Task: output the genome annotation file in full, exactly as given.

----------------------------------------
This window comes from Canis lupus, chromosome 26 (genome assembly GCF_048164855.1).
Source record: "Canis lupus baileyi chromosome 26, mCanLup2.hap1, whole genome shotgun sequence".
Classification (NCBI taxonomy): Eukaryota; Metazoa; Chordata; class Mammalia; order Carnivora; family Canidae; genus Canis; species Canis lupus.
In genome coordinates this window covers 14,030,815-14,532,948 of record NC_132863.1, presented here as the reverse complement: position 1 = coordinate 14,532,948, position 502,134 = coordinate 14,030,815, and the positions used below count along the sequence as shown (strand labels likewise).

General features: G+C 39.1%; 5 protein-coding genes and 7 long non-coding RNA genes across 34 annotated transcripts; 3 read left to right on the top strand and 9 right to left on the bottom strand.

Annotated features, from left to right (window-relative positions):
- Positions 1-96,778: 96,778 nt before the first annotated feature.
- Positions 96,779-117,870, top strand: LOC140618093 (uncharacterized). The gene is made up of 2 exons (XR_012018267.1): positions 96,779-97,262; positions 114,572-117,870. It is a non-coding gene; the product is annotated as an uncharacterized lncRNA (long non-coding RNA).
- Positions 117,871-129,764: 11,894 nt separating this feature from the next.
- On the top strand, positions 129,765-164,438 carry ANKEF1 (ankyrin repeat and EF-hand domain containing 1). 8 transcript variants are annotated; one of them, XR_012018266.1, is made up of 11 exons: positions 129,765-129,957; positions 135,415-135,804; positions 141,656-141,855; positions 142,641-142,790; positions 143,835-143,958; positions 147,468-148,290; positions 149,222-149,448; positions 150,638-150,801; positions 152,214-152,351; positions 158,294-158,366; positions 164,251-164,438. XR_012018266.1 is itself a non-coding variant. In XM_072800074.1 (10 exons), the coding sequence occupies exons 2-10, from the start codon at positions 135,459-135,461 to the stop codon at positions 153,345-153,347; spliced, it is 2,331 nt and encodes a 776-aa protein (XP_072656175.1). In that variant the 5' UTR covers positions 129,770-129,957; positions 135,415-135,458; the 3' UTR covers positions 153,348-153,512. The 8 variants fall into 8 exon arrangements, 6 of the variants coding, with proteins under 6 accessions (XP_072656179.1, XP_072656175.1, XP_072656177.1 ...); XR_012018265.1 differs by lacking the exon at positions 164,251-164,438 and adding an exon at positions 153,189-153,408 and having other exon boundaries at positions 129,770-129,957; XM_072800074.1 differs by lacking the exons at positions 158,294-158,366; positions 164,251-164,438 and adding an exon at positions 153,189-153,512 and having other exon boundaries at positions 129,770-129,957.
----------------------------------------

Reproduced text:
This window comes from Canis lupus, chromosome 26 (genome assembly GCF_048164855.1).
Source record: "Canis lupus baileyi chromosome 26, mCanLup2.hap1, whole genome shotgun sequence".
Classification (NCBI taxonomy): Eukaryota; Metazoa; Chordata; class Mammalia; order Carnivora; family Canidae; genus Canis; species Canis lupus.
In genome coordinates this window covers 14,030,815-14,532,948 of record NC_132863.1, presented here as the reverse complement: position 1 = coordinate 14,532,948, position 502,134 = coordinate 14,030,815, and the positions used below count along the sequence as shown (strand labels likewise).

General features: G+C 39.1%; 5 protein-coding genes and 7 long non-coding RNA genes across 34 annotated transcripts; 3 read left to right on the top strand and 9 right to left on the bottom strand.

Annotated features, from left to right (window-relative positions):
- Positions 1-96,778: 96,778 nt before the first annotated feature.
- Positions 96,779-117,870, top strand: LOC140618093 (uncharacterized). The gene is made up of 2 exons (XR_012018267.1): positions 96,779-97,262; positions 114,572-117,870. It is a non-coding gene; the product is annotated as an uncharacterized lncRNA (long non-coding RNA).
- Positions 117,871-129,764: 11,894 nt separating this feature from the next.
- On the top strand, positions 129,765-164,438 carry ANKEF1 (ankyrin repeat and EF-hand domain containing 1). 8 transcript variants are annotated; one of them, XR_012018266.1, is made up of 11 exons: positions 129,765-129,957; positions 135,415-135,804; positions 141,656-141,855; positions 142,641-142,790; positions 143,835-143,958; positions 147,468-148,290; positions 149,222-149,448; positions 150,638-150,801; positions 152,214-152,351; positions 158,294-158,366; positions 164,251-164,438. XR_012018266.1 is itself a non-coding variant. In XM_072800074.1 (10 exons), the coding sequence occupies exons 2-10, from the start codon at positions 135,459-135,461 to the stop codon at positions 153,345-153,347; spliced, it is 2,331 nt and encodes a 776-aa protein (XP_072656175.1). In that variant the 5' UTR covers positions 129,770-129,957; positions 135,415-135,458; the 3' UTR covers positions 153,348-153,512. The 8 variants fall into 8 exon arrangements, 6 of the variants coding, with proteins under 6 accessions (XP_072656179.1, XP_072656175.1, XP_072656177.1 ...); XR_012018265.1 differs by lacking the exon at positions 164,251-164,438 and adding an exon at positions 153,189-153,408 and having other exon boundaries at positions 129,770-129,957; XM_072800074.1 differs by lacking the exons at positions 158,294-158,366; positions 164,251-164,438 and adding an exon at positions 153,189-153,512 and having other exon boundaries at positions 129,770-129,957.